NH Fish & Game

Search and Rescue in N.H.: Pushing the Limits

Nov 4, 2019
Andrew Drummond/Ski The Whites

In addition to hikers on N.H.'s many trails, there are also a growing number of  trail runners, backcountry skiers, bikers and climbers. As adventurers in New Hampshire's backcountry press at limits previously untested or left alone, this trend is joined by modern technologyin presenting a new series of challenges for rescuers and for society in general.   

pixabay

We focus on some of New Hampshire's under-appreciated animals: opossum, porcupine, and fisher. They don't grab headlines like the state's larger wildlife, like moose or bear. In fact, they are often viewed as nuisances. But these mammals play an important role in our ecosystem and have had their own recent struggles, including a fatal fungus affecting porcupines and a decline in fisher populations.

Air Date: Monday, Oct. 21, 2019

Photo by Will Staats/NHFG

We talk with wildlife biologist Kristine Rines.  For three decades, she worked with  New Hampshire Fish and Game as the moose project leader.  We discuss the changes she saw during her tenure, from the ravaging of the moose population due to winter ticks and the changes in the state's habitat and public attitudes.  As a biologist, she worked with many of NH's wild creatures known as charismatic megafauna such as bear and moose.

Air date: Wednesday, October 2, 2019

N.H. Fish and Game

  New Hampshire Fish & Game divers recovered the body of a kayaker from the Merrimack River in Concord on Friday.

Officials identified him as Alec Bronchuck, 20, of Merrimack, who was last seen Thursday.

 

He and his brother were fishing when their kayaks took on water and they swam to shore, the younger of the brothers unable to reach land, according to Fish & Game.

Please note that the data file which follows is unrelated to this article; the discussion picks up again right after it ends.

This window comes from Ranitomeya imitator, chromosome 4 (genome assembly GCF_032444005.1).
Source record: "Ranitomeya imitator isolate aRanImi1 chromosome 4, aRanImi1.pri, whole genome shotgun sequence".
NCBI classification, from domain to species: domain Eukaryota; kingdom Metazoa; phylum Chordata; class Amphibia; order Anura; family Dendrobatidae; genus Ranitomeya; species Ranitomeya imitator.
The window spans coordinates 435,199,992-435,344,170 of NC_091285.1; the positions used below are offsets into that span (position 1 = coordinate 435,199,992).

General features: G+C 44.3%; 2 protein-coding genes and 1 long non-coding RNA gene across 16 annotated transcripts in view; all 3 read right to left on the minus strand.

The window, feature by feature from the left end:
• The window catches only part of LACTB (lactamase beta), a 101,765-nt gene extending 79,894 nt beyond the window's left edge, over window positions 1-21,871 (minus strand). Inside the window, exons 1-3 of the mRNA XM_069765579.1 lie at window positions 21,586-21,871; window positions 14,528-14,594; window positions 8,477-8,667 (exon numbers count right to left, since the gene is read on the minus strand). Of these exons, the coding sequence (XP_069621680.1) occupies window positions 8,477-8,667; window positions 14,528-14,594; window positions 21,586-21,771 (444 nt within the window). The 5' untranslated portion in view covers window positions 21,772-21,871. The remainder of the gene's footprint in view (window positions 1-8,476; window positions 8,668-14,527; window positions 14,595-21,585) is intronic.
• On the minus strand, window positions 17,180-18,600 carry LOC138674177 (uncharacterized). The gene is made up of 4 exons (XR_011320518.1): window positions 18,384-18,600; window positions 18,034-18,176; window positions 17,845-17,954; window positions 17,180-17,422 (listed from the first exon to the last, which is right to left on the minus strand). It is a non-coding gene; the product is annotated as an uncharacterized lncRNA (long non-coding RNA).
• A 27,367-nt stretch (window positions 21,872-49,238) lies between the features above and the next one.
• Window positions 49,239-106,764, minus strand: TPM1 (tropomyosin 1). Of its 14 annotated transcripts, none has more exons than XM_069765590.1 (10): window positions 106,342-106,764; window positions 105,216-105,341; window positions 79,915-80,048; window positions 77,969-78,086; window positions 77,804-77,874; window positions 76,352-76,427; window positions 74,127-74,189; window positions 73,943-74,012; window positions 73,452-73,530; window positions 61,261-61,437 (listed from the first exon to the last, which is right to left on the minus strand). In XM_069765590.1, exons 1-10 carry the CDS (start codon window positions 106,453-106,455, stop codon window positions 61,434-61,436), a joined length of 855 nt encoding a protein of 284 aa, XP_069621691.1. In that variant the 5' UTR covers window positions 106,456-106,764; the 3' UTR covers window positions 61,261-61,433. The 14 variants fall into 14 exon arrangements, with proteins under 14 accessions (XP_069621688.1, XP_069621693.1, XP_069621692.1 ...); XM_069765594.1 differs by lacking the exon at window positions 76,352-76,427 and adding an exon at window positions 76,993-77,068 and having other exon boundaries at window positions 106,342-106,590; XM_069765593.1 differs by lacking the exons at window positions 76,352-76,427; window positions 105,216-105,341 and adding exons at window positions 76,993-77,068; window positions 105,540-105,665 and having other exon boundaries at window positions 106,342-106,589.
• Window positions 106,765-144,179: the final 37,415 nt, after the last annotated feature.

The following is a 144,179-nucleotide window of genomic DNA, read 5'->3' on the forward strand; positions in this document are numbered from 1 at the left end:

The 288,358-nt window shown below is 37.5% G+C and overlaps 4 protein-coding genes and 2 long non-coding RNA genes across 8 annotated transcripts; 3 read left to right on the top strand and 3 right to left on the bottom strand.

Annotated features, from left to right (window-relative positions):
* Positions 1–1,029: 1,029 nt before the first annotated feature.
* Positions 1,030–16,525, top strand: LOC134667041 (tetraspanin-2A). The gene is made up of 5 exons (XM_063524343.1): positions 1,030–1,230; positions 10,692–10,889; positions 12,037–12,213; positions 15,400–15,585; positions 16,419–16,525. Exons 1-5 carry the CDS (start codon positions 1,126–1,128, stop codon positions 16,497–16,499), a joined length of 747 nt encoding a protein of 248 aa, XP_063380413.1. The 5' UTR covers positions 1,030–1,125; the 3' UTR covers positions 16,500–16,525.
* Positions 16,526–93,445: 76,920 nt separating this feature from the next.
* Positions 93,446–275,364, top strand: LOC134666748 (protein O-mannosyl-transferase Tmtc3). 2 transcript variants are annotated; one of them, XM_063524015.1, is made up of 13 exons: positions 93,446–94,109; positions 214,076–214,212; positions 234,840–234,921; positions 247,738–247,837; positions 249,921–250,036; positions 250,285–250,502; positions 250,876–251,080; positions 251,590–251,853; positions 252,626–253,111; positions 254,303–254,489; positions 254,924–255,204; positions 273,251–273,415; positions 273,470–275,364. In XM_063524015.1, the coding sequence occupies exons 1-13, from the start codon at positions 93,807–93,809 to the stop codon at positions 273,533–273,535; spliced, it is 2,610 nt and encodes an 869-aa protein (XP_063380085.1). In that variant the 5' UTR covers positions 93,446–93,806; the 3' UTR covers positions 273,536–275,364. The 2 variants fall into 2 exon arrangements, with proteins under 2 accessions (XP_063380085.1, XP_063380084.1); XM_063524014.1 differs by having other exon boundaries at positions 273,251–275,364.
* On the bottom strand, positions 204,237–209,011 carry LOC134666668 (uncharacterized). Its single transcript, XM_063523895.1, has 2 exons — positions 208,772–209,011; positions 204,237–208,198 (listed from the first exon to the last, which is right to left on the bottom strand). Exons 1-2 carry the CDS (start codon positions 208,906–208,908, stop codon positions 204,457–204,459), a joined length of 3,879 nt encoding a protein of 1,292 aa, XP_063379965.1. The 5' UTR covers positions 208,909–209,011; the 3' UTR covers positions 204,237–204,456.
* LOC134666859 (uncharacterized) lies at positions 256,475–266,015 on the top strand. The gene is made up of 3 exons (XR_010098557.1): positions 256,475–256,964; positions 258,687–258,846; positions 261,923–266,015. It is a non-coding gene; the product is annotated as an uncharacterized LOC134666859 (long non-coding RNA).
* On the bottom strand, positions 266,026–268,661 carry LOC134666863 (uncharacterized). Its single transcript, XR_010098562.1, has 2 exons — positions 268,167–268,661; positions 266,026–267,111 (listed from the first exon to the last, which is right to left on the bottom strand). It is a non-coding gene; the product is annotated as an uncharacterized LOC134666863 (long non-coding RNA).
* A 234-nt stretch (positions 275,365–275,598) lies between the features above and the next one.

Josh Carloni / NHFG

Regulators are taking comments on plans to expand a lucrative new crab fishery that’s stirring interest in the Gulf of Maine.

Jonah crabs are a native species that, until recently, was mainly caught as bycatch – by accident – in lobster pots.

Now, as warming waters push the lobster fishery north, more fishermen – especially in southern New England – are targeting Jonah crabs on purpose to supplement their income.

New Hampshire Fish and Game biologist Josh Carloni says in Northern New England and the Gulf of Maine, lobster is still king – but that could change.

Our Complex Relationship with Coyotes

Mar 8, 2019
Emdot/Flickr

Have you encountered a coyote in New Hampshire?  Coyotes were absent from the state in the 1800s, and since their presence was noted in 1944, it has grown to include every county.  Known as opportunistic omnivores, we learn more about current management practices of the coyote population, including the most recent proposed legislation in the N.H. House.